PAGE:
A CurtainUp Review
Written by SUMMER BANKS
Few productions that start off-off-Broadway manage to scrape their way to a commercial run. When they do, it's one of the more exciting moments in New York theater. Couple that rare moment with the opportunity to experience a new Off-Broadway venue, and Grant James Varjas' 33 to Nothing at the Wild Project is an late-summer event worth noticing.
Dubbed "a play with music," 33 to Nothing is a fairly straightforward examination of a struggling rock band gasping its last chords. What makes it so hip and edgy is that the lead singer and the lead guitarist used to date, and they're both men. By addressing homosexuality, what would be a conventional Behind the Music episode is appropriately updated for the New York stage. But it is a testament to the writing that the more compelling aspect of the play is the story of a man consumed by his addictions, and the friends who still love him.
The plot of the brief 90-minute one-act is simple. All the action takes place within a shabby rehearsal room as the band tries to rehearse for their next gig, until various revelations make it more of a train wreck than a rehearsal. Gray, the lead singer, played with an appropriate swagger by Varjas, swigs vodka and ice from the very beginning, and slowly sighs out all his lyrics directly to the guitarist, his ex-boyfriend Bri (Preston Clarke). The other band members are only so much dross, until the relationships between each start to become clear. Tyler (John Good) and Alex (Amanda Gruss), the rhythm guitarist and bassist, are married to each other, and best friends with Gray and Bri respectively.
Unfortunately, Barry (Ken Forman), the drummer, is left out of the relationships and seems largely two-dimensional as a result. Forman plays him as an overgrown puppy-dog, which makes him nice comic relief, but entirely forgettable as a character. This is in stark contrast to Clarke's portrayal of Bri. His subtle reactions to Gray's overt manipulations make him absolutely fascinating to watch. He's the only performer who is a musician first, which is obvious from his natural love for playing the songs. But it's somehow fitting that the others are more actors than musicians since, much as Gray tries, the band just isn't any better than mediocre.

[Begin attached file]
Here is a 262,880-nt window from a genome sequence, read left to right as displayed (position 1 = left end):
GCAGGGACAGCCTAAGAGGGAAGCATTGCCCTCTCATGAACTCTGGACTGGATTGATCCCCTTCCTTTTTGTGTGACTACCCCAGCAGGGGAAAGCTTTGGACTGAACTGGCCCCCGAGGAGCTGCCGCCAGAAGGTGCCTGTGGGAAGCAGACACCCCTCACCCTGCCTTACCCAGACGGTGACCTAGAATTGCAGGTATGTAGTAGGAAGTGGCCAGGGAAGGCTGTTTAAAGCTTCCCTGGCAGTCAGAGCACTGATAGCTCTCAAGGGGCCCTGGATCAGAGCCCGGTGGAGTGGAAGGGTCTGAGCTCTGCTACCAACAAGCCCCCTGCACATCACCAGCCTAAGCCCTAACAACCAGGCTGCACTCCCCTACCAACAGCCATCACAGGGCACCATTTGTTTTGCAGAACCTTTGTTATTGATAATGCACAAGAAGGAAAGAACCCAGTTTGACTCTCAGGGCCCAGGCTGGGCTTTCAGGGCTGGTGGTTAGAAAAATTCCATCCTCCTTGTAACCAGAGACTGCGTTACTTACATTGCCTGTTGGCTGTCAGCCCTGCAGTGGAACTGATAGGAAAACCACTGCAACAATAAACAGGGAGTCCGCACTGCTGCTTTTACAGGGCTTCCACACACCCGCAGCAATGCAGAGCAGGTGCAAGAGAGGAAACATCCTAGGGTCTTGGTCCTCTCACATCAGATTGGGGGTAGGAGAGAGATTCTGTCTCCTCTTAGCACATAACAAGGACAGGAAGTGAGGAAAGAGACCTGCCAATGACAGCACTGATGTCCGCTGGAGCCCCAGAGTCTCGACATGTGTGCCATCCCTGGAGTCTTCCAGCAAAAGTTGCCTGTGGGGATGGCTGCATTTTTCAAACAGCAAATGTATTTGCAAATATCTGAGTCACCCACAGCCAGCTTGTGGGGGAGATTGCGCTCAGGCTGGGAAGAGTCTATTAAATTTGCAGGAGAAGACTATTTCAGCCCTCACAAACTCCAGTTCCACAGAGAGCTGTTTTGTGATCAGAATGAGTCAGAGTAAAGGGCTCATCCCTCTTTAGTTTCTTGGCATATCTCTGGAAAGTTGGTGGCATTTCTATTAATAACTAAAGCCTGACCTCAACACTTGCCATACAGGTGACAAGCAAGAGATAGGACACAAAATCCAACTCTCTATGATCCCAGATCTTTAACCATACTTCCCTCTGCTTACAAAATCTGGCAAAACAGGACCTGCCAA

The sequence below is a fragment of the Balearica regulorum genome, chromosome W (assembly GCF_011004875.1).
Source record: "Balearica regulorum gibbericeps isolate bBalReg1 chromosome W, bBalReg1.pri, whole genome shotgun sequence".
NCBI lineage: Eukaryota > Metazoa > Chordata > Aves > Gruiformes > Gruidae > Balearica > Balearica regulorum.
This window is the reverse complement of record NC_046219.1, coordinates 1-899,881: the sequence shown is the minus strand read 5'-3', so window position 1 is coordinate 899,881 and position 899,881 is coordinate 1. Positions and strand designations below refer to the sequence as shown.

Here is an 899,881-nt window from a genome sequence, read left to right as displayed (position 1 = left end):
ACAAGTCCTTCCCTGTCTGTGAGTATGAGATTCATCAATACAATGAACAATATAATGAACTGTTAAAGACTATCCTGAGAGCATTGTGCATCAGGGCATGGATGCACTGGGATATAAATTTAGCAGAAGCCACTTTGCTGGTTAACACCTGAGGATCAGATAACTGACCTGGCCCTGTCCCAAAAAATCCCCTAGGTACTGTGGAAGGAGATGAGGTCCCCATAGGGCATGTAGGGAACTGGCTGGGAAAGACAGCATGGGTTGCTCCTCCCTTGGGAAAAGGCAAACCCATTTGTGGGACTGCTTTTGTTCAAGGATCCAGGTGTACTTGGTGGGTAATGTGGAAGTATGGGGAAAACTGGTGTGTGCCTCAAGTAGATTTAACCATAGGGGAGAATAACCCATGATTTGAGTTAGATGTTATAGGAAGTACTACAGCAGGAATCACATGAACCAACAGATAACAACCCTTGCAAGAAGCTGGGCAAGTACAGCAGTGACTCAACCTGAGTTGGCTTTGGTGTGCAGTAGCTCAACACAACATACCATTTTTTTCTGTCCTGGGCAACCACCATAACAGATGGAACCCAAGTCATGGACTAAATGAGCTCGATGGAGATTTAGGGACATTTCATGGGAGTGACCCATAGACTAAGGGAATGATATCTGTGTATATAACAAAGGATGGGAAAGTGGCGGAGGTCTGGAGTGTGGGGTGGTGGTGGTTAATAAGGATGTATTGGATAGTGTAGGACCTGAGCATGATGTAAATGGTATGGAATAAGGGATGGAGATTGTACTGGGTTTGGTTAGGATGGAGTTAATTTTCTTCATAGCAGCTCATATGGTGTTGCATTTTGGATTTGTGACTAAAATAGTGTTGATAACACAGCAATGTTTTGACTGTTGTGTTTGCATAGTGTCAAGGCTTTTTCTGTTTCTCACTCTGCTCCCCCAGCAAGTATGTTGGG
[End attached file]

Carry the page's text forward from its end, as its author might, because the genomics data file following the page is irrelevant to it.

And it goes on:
The music is enjoyable enough, but its interest derives more from the dynamic between Gray, his lyrics and Bri, than any sonic qualities. It sounds as if it can't quite decide whether it wants to be mid-70s rock, late '80s hair metal or contemporary keyboard emo.
Varjas' writing is strong, and falls flat only when he tries to crack unnecessary gay jokes. The subject of homosexuality seems to be given attention at the expense of naturalism. If these people have been a band for longer than three rehearsals would they really have a ten-minute discussion about gay musicians? It would be a stronger statement, and a major step forward for pop culture, to just allow the characters to be gay— concerned with love, rent money and relatives, in addition to their homosexuality—without making it a huge deal. Mostly, 33 to Nothing does an excellent job of this. The psychological friction between Gray and Bri is more interesting, and powerful, than the fact that they are both men.
The jokes aside, it's refreshing to have such substantive gay characters in the typically hetero world of rock music represented on stage. Director Randall Myler has done an admirable job balancing the two stereotypes and created a cohesive ensemble in the process.
Working in the vein of middling rock band shag, lighting designer Brian Nason and scenic designer Paul Smithyman have made a perfect physical world of disarray. The graphic design (Michael Robinson) also deserves special mention: the sleek aesthetic and unusual photos adorning the program (Bryan Wizemann) and other materials are strikingly fresh and unique.
In the middle of the East Village bar scene, 33 to Nothing provides, at the very least, a substantive and rewarding solution to the awkward time between happy hour and the post-dinner scene. It's an excellent example of what makes New York small venue theater great: fresh material, innovative methods, and a respect for the human condition.